If you are like me, and I am guessing most of you would never admit to it, you may have little idea of what exactly a concussion is. Sure, we can all pick up on the fact that it is a head injury, or even a brain injury, but what exactly is happening? What is the story with one guy coming back in two days, and another guy loses his career?
Since they seem to not be going away, make the jump for some video and some talk about what happens in a concussion and what exactly it means.
I talked to a handful of people, medical people mind you, but no brain-specializing medical people. They all said basically the same thing. They (medical folk) don't know squat about concussions. They know concussions are more serious than previously believed, and they know that they are aware that they know very little.
As our former Secretary of Defense Donald Rumsfeld once said in a way only he can, "as we know, there are known knowns; there are things we know we know. We also know there are known unknowns; that is to say we know there are some things we do not know. But there are also unknown unknowns -- the ones we don't know we don't know."
Still with me? No? OK, me either really. It is still a mind boggling quote. The basic idea stands, though. With concussions, the doctors and medical people at least know that they don't know much. It is a starting point at the very least.
Maybe defining what exactly a concussion is will help:
That wasn't as helpful as I had hoped, so here is an animation, a very basic one, of what happens to cause a concussion:
Basically, the brain sits in a sac of fluid, and it is traveling at the same speed as the body. When the body experiences a sudden stop, say from Mike Richards' elbow, the brain does not have the ability to stop itself from slamming into the front of the skull and bouncing back. Then it accelerates again, to the same sped the body is traveling only to experience another sudden stop caused by, say, a giant sheet of ice, and slamming into the back of the skull.
Until someone invents a type of seat belt for the brain, players need to rely on their helmet to protect them. The helmets currently used in the NHL do not seem to be useful in this regard, and so several competing versions of new helmets have popped up, the most popular being championed by Mark Messier.
Back to concussions and the severity of the issue. Players in the mid seventies would have been called all kinds of girls names and sent back on the ice after a concussion. Today, they are shut down for weeks at a time, only to show progress and months later suffer a set back and be shut down again.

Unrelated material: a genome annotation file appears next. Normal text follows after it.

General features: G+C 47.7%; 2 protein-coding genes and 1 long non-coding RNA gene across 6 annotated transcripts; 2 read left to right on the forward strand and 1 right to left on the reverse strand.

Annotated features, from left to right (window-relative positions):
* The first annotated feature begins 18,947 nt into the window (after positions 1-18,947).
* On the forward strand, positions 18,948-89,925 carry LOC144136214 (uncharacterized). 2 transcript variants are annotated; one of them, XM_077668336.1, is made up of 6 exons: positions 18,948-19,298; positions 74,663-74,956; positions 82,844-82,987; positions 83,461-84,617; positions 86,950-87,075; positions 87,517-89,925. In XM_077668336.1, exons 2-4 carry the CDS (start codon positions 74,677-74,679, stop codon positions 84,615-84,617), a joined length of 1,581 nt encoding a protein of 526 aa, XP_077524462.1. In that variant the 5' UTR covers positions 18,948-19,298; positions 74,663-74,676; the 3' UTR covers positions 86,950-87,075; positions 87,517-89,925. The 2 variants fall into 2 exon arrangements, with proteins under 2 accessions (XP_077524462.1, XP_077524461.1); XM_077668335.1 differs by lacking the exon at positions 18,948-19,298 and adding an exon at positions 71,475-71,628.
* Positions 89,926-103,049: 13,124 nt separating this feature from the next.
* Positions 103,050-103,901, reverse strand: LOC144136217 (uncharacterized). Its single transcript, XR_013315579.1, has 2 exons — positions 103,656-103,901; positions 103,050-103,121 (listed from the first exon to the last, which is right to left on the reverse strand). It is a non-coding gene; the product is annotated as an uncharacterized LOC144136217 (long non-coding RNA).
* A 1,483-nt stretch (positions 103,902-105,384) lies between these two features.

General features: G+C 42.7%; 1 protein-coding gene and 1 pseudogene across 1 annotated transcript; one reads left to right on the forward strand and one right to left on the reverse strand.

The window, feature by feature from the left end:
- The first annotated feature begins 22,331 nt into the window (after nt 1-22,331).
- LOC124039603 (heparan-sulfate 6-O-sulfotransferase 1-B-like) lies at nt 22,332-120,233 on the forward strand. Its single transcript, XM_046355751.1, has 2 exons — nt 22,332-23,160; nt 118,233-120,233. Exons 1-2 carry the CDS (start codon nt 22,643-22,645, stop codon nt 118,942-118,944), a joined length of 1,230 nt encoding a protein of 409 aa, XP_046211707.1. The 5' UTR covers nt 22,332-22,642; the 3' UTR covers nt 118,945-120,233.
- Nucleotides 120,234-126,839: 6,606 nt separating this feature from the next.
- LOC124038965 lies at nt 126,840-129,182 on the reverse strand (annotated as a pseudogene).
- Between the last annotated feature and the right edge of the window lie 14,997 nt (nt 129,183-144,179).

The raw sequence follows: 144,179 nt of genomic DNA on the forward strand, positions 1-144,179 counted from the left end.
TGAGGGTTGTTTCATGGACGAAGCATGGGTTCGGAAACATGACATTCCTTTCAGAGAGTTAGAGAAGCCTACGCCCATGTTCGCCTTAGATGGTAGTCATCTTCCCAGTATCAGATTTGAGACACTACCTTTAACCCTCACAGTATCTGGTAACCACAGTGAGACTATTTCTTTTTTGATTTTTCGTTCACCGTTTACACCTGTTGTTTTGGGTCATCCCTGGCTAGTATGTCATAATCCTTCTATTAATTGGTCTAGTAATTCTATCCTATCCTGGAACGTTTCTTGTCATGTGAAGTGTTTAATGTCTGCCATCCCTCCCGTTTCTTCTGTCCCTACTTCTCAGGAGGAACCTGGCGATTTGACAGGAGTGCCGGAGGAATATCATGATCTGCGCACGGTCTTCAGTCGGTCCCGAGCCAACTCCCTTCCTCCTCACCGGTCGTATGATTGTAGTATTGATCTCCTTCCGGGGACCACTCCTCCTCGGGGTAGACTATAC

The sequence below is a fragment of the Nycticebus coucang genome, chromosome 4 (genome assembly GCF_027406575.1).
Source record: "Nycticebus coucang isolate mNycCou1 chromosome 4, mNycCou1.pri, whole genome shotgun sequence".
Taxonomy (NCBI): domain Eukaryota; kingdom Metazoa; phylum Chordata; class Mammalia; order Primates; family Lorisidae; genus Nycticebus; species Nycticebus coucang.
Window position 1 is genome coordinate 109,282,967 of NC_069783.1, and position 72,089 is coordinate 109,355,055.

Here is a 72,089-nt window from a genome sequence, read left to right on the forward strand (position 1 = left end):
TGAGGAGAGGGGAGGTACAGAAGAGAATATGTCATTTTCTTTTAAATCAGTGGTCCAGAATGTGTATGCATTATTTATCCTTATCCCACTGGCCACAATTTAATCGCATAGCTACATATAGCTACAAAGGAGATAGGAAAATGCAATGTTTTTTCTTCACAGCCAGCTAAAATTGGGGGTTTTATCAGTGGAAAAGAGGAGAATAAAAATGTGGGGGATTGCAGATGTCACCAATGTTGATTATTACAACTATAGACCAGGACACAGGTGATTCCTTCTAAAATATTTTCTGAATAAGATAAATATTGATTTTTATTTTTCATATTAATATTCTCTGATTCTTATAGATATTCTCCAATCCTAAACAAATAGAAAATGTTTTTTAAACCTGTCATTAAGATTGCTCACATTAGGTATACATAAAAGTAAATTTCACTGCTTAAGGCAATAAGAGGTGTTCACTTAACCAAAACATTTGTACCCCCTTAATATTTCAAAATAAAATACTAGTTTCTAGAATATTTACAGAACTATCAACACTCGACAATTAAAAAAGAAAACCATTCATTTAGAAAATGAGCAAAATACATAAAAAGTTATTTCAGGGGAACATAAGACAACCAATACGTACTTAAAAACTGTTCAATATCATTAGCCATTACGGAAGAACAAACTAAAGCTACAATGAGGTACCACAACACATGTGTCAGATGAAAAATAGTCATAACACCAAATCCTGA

What changed? The ability to properly diagnose the issue and to share data. In the seventies if someone died in Russia from concussion complications, no one in New York would have known. Today, we would be able to know that in a second. Doctors now have the beginning of a data base to properly diagnose what is happening and attempt to save the players career and / or life.
The difference between a player who comes back in a day (Victor Hedman) and a player who is still living in a world of hurt (David Booth, or Pierre-Marc Bouchard for the hometown fans) is a mystery. No one can pin point exactly when Butch suffered his concussion, and he has been out of play for a long time now. While Booth suffered an obvious and very traumatic collision, Bouchard did not. Both have missed long term playing time.
The most innocuous hit can turn into a disaster, and the most brutal hit can turn out to be nothing. What makes the difference is not completely understood. Shape of the players skull in relation to the brain? The amount of fluid protecting the brain at the time of impact? Angle and direction of travel? Most likely all of the above.
Until medical science finds a way to prevent concussions, they are not going to go away in contact sports. It is a menace we will have to live with for some time. New helmets and new research will continue to help. The fastest and best way for concussions to be prevented? How about a little respect out on the ice for your fellow human being? That would certainly be a good start.
One final thought on this, straight from my own twisted mind. Where are the enforcers of the league on this? Screw the instigator penalty. You are going to tell me that an extra two minute penalty, a penalty kill, or even the loss of two points out of a possible 164 for the year are going to stop you from standing up for your teammate? Come on. Jump the boards, skate over, and pound the guy into oblivion. It's your job. The team and the fans will understand that you have to take a suspension, and you know what? We will give you a standing ovation in your first game back. Your jersey will become the hottest selling in the pro shop, and the next time Mike Richards comes to town, he may actually think twice about leveling your boy skating through the neutral zone, head down or not.